ARTISTIC, SENSUAL AND SACRED PASSIONS UNITE IN “BABETTE’S FEAST”.
The Café Anglais in Paris was a famous institution for the wealthy throughout the 19th century that reached its peak under the guidance of chef Adolphe Dugléré. In 1867, he created the Three Emperors Dinner for a feast attended by Tsar Alexander II, Kaiser Wilhelm I and Otto von Bismarck. Requested by Wilhelm as a meal where no expenses should be spared, it featured 16 courses and eight wines, served over eight hours.
The menu is still a wonder to behold, complete with wines that ranked among the most precious at the time. In 2002, an Australian chef attempted to recreate the menu, obviously updating the wine list. The price tag per person: $7,500. The Kaiser got what he asked for. Watching Babette’s Feast makes you hungry like few other movies.
Courted by men in their youth
The story takes place in a small village in Jutland, Denmark in the 19th century. We are introduced to two sisters, Martine and Philippa, whose father was a stern preacher who founded a religious assembly. His charisma dominated the people in the community. When the sisters were young they were courted by men who fell for their beauty, but their father rejected any attempt to marry his girls. In spite of interesting suitors, the sisters decided to remain with their father and the cult.
Many years later, after the bloody 1870-1871 insurrection in Paris, a stranger arrives in the community. Her name is Babette and she had been told to look up the sisters in Denmark and offer her services as a housekeeper. When the sisters tell Babette that they have no money, she offers to work for them for free. 14 years later, Babette is informed that she’s won the lottery in Paris, but what will she do with the money?
A community that looks inwards
This is reportedly Pope Francis’s favorite movie and it’s been noted by the Vatican as a ”great film”. It makes me happy, because Babette’s Feast is not only an intelligent tale that treats religion in a serious manner, but it also rejects the most poisonous aspects of conservative doctrine. The rural cult is depicted as a gathering of people who only look inwards, who are afraid to take part in or learn from life outside the community. After spending decades together, doing nothing but praying and singing together, these people have run out of fresh air and begun to view each other with suspicion, blowing minor controversies out of proportion. The sisters remain level-headed, fearing for the future of their community. Perhaps this is an important reason why they let Babette do something highly controversial: arrange a feast based on French cooking. After a lifetime of only drinking water and eating bland food, the menu will be a shock to everyone in the village.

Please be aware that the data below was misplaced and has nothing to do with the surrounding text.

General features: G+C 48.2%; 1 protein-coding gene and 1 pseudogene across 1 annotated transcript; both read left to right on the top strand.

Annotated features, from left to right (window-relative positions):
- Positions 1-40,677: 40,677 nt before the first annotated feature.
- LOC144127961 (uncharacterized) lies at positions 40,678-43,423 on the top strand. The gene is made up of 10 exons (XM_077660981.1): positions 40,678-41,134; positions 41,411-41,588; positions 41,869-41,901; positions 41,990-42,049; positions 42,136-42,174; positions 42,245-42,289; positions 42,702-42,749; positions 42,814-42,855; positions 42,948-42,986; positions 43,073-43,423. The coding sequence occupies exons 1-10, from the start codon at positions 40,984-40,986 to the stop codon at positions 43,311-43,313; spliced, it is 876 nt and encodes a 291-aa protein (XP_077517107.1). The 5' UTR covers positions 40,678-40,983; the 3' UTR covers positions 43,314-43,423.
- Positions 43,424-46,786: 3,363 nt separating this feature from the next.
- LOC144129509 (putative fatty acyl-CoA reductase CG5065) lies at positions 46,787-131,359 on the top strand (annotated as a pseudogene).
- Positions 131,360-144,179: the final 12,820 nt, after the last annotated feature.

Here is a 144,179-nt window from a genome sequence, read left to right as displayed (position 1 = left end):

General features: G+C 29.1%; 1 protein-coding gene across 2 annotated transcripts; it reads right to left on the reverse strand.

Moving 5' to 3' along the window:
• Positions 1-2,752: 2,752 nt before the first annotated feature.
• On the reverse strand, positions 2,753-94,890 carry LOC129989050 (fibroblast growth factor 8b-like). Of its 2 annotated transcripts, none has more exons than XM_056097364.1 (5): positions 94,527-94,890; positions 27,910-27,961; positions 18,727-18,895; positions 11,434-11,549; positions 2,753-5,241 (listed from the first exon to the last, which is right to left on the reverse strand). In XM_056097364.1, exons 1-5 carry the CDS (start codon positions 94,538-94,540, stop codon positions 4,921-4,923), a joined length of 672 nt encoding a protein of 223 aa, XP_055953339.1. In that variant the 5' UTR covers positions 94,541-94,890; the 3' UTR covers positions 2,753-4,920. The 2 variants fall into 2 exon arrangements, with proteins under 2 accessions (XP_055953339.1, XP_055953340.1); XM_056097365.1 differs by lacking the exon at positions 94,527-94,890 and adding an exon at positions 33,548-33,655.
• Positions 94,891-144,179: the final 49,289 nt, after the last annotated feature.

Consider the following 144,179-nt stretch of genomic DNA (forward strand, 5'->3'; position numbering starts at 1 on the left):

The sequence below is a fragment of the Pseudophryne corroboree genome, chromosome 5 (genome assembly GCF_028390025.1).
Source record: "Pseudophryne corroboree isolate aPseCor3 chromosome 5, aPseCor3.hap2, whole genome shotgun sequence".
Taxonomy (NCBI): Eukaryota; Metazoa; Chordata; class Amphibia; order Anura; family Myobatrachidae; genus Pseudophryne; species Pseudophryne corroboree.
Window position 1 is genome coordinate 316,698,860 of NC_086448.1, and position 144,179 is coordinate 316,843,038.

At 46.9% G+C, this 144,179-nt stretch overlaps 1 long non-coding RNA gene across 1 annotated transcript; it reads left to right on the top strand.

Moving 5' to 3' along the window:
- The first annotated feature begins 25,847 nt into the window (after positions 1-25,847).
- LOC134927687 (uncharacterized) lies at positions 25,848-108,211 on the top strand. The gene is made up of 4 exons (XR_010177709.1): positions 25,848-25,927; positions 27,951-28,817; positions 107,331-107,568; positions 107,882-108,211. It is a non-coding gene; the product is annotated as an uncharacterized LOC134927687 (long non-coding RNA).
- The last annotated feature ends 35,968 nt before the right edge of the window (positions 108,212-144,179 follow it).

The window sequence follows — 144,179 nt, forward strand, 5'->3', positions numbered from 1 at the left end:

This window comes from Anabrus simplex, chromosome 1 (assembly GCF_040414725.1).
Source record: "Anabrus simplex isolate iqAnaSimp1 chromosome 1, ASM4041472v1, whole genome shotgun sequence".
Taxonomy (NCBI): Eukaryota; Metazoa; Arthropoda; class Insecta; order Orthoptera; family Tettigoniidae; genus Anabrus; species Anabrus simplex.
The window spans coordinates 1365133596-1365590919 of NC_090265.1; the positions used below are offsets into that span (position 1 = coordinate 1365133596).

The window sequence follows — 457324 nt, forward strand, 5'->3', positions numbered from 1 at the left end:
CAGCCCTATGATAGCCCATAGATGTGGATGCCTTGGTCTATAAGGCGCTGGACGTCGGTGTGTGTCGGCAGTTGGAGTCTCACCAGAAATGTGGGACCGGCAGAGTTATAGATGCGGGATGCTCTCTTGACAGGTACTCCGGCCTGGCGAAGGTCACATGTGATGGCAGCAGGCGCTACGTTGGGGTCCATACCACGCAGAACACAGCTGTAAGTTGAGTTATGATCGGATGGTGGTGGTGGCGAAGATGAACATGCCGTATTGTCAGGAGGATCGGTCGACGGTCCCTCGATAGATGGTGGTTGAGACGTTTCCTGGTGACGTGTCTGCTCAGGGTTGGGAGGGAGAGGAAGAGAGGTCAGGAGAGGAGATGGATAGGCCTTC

On paper, the film probably looks like many others that have become Oscar bait over the years (this became Denmark’s first win in the Foreign Language category), but Babette’s Feast truly stands out. Partly because of how the filmmakers, including cinematographer Henning Kristiansen, stage the stark beauty of the Danish community, often relying on the expressive faces of the congregation, but also partly because of its moving message, preaching gratitude and generosity. Perhaps it isn’t God’s wish to live one’s life in denial of earthly pleasures?
The feast is presented in mouth-watering fashion, allowing us in the audience as well as the dinner guests to enjoy the experience. Apart from all the delicious courses and wines, the highlight is watching Jarl Kulle at the table as the officer who’s seen the world and immediately realizes the magnitude of this treat. He leads a fine cast in a film that’s a balm for the senses.
Babette’s Feast 1987-Denmark. 102 min. Color. Produced by Bo Christensen, Just Betzer, Benni Korzen, Pernille Siesbye. Written and directed by Gabriel Axel. Short Story: Isak Dinesen. Cinematography: Henning Kristiansen. Cast: Stéphane Audran (Babette Hersant), Bodil Kjer (Philippa), Birgitte Federspiel (Martine), Jarl Kulle, Jean-Philippe Lafont, Vibeke Hastrup… Bibi Andersson. Narrated by Ghita Nørby.
Trivia: Original title: Babettes gaestebud.
Oscar: Best Foreign Language Film. BAFTA: Best Film not in the English Language.